A Lynching in the Heartland: Race and Memory in America


by: Madison, James H.
Format: Hardcover

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Product Description After being accused of killing a young white man and sexually abusing his girlfriend, three black teenagers were dragged from the jail by an angry mob, who lynched two of the teens, in a powerful true account that delves into race, justice, and history in America. Amazon.com Review Indiana University professor James H. Madison tells the story behind one of America's most infamous photographs: the image of two black teenagers dangling from a tree after a 1930 lynching in Marion, Indiana. The photo, reproduced on the cover, draws its power not only from the dead boys but also from the "shameless faces" of the white onlookers. The lynching itself involved three black teenagers accused of killing a white man and raping a white woman. Two of the alleged perpetrators were dragged from their jail cells shortly after they supposedly confessed to the crimes; the third, James Cameron, survived only because the crowd came to its senses. He was eventually convicted of voluntary manslaughter (but not murder or rape), served his time, went on to lead a productive life, and was pardoned by the governor in 1993. No member of the lynch mob, however, was ever brought to justice--even though their acts were captured on film and witnessed by thousands. There are holes in the story--whether Mary Ball really was raped "will likely never be known," says Madison--but A Lynching in the Heartland succeeds at providing a detailed look at a horrible incident and its aftermath. --John Miller From Publishers Weekly The jacket photograph is chilling: the bloody bodies of two African-American young men hang from a tree while a crowd of white men and women mills below, dressed as if attending a parade or political rally, gawking and pointing. In this heartfelt and wide-ranging study of this tragedy, Madison explores the events of August 7, 1930, in the small town of Marion, Ind. The two men along with a third, who narrowly escaped were in jail on charges of murdering a white man and raping a white woman when a white mob stormed the jail and hung the two men from a tree outside the nearby courthouse. But Madison (a historian at Indiana University) moves beyond these stomach-churning facts, scrutinizing racial dynamics in Marion in the decades both before and after the lynching. Race was so etched into the minds of white residents that it even followed heroes into death: on a local memorial for World War I soldiers, the names of two of the dead are followed by "(col.)" for "colored." Madison probes how the lynching became a subtext in later years, including in the integration of the town swimming pool in 1954. Only recently, Madison says, has Marion come to terms with its past: the survivor of the lynching was awarded the keys to the city in 1993, and an African-American was finally elected sheriff in 1998. As passionate as it is disturbing, Madison's book is a dire reminder of the horrors the American heartland held for the dispossessed. Copyright 2001 Cahners Business Information, Inc. From Library Journal Madison (history, Indiana Univ., Bloomington) examines the story behind a lynching that occurred August 7, 1930, in Marion, IN, and was captured in a photograph showing a large mob of white men and women some smiling for the photographer and all gawking at the suspended corpses of two black men. With community encouragement, the mob had seized three black men who murdered a young white man and raped his girlfriend. The killers hanged Tom Shipp, 19, and Abe Smith, 18, in front of the county courthouse; for unknown reasons, James Cameron, 16, was not lynched. Cameron and most black and white townspeople continually struggled with their memories. Some sought justice, and in the 1990s they met together for remembrance and healing. Through this specific incident, Madison views our history of racial violence. A readable, well-researched history, this volume joins other recent titles (e.g., James Allen and others' Without Sanctua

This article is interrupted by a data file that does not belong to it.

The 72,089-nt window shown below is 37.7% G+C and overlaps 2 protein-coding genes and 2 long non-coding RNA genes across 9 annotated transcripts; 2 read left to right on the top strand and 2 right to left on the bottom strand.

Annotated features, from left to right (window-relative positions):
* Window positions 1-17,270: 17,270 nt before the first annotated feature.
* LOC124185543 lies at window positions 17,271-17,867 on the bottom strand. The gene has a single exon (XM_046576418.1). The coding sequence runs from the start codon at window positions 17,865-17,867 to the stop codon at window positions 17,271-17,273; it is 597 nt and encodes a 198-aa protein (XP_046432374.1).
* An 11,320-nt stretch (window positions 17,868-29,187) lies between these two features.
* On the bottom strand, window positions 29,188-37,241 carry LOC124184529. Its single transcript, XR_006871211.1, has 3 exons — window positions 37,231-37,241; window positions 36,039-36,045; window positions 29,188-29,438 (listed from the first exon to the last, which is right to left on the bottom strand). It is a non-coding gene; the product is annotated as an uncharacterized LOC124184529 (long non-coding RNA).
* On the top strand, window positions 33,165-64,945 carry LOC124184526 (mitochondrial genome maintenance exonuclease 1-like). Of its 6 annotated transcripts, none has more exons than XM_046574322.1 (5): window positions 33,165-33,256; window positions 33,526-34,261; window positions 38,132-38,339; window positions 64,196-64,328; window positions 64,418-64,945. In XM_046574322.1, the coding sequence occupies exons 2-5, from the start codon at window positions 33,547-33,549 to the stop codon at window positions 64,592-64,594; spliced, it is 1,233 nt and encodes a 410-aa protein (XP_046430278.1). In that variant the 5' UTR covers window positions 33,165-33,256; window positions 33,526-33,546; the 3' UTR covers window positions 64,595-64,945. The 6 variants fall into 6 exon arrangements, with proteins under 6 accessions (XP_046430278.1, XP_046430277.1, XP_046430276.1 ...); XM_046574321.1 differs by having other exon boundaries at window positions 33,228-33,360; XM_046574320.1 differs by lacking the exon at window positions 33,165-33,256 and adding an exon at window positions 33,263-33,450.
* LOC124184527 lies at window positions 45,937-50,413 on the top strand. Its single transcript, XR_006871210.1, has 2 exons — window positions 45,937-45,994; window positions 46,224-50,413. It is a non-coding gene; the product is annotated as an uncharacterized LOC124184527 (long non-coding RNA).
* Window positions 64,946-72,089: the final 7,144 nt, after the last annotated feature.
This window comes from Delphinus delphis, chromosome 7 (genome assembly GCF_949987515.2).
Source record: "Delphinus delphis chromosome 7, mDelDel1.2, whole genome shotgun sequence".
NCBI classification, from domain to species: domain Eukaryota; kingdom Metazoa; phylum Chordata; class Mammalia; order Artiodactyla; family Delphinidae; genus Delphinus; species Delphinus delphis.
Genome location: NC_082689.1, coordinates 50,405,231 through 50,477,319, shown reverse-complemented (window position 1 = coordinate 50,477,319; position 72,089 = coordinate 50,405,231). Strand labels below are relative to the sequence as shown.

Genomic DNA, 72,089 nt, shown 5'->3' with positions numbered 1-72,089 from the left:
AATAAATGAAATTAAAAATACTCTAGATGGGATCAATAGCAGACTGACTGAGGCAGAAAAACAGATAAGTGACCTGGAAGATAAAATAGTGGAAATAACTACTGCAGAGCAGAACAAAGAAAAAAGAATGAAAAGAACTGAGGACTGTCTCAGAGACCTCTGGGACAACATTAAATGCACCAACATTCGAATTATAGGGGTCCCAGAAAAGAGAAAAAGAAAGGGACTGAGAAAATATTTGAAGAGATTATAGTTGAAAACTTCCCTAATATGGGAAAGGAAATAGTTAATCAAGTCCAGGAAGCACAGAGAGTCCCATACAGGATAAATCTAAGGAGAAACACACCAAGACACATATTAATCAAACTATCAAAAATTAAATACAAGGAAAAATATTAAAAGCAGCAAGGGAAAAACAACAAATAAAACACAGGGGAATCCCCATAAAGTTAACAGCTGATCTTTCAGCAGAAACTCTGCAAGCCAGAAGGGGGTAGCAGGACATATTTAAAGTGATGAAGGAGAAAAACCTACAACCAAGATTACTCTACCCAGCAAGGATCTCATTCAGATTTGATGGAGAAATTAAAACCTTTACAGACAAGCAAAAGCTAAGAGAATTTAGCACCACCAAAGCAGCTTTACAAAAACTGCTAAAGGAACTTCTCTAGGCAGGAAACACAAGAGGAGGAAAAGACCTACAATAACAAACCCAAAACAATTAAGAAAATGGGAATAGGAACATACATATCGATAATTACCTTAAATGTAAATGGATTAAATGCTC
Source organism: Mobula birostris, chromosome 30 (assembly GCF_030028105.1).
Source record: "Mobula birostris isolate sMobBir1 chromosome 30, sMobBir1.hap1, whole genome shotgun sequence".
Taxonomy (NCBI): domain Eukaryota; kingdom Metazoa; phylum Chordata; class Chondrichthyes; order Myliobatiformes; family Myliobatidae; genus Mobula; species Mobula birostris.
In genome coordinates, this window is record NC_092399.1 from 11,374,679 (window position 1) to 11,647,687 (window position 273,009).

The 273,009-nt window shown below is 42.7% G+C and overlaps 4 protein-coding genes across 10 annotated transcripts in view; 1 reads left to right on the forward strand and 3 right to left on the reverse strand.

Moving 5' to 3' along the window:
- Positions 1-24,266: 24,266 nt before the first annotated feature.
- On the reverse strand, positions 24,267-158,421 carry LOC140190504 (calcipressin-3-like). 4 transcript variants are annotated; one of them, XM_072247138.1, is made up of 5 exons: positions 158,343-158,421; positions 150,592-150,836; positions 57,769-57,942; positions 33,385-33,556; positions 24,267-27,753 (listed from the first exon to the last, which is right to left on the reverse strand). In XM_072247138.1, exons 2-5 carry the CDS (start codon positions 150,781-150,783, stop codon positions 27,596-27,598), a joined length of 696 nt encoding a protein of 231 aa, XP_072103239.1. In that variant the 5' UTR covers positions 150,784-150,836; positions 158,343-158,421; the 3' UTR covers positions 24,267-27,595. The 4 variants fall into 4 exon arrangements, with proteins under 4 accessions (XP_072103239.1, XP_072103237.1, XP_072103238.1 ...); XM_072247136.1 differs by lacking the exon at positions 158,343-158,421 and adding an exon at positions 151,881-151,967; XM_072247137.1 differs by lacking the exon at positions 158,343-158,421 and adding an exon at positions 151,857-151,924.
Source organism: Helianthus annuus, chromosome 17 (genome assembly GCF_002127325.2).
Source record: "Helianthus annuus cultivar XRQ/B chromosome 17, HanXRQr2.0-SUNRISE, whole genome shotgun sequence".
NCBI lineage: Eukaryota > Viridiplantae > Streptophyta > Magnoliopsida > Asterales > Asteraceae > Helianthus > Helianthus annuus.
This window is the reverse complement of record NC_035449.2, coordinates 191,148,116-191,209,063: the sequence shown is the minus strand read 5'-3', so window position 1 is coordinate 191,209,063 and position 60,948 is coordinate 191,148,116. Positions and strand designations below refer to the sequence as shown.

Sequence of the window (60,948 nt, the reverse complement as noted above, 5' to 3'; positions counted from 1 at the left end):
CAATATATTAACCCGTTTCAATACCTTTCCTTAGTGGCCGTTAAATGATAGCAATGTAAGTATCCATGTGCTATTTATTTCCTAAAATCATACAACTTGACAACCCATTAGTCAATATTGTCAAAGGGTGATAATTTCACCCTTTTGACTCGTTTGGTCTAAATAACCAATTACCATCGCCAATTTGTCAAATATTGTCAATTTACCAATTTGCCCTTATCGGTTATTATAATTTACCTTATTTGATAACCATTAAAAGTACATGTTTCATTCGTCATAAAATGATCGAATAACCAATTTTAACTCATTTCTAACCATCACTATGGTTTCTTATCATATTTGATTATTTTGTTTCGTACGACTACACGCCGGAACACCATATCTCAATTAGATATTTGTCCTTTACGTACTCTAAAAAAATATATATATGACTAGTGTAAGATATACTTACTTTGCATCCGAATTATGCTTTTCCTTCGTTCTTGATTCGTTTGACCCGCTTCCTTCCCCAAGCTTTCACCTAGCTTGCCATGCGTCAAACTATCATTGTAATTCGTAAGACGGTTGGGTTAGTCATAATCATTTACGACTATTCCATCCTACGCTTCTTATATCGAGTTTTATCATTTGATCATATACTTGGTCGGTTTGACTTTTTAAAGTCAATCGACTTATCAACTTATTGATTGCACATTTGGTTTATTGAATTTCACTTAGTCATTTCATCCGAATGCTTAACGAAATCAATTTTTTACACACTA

Product Code: 9780312239022
ISBN: 0312239025
Publisher: Palgrave Macmillan
Publication Date: 2001-10-01
Number of Pages: 204 pages
Languages: english
Edition: 1st
Dimension: 6.3 x 0.98 x 9.21 inches
Shipping Weight: 1 pounds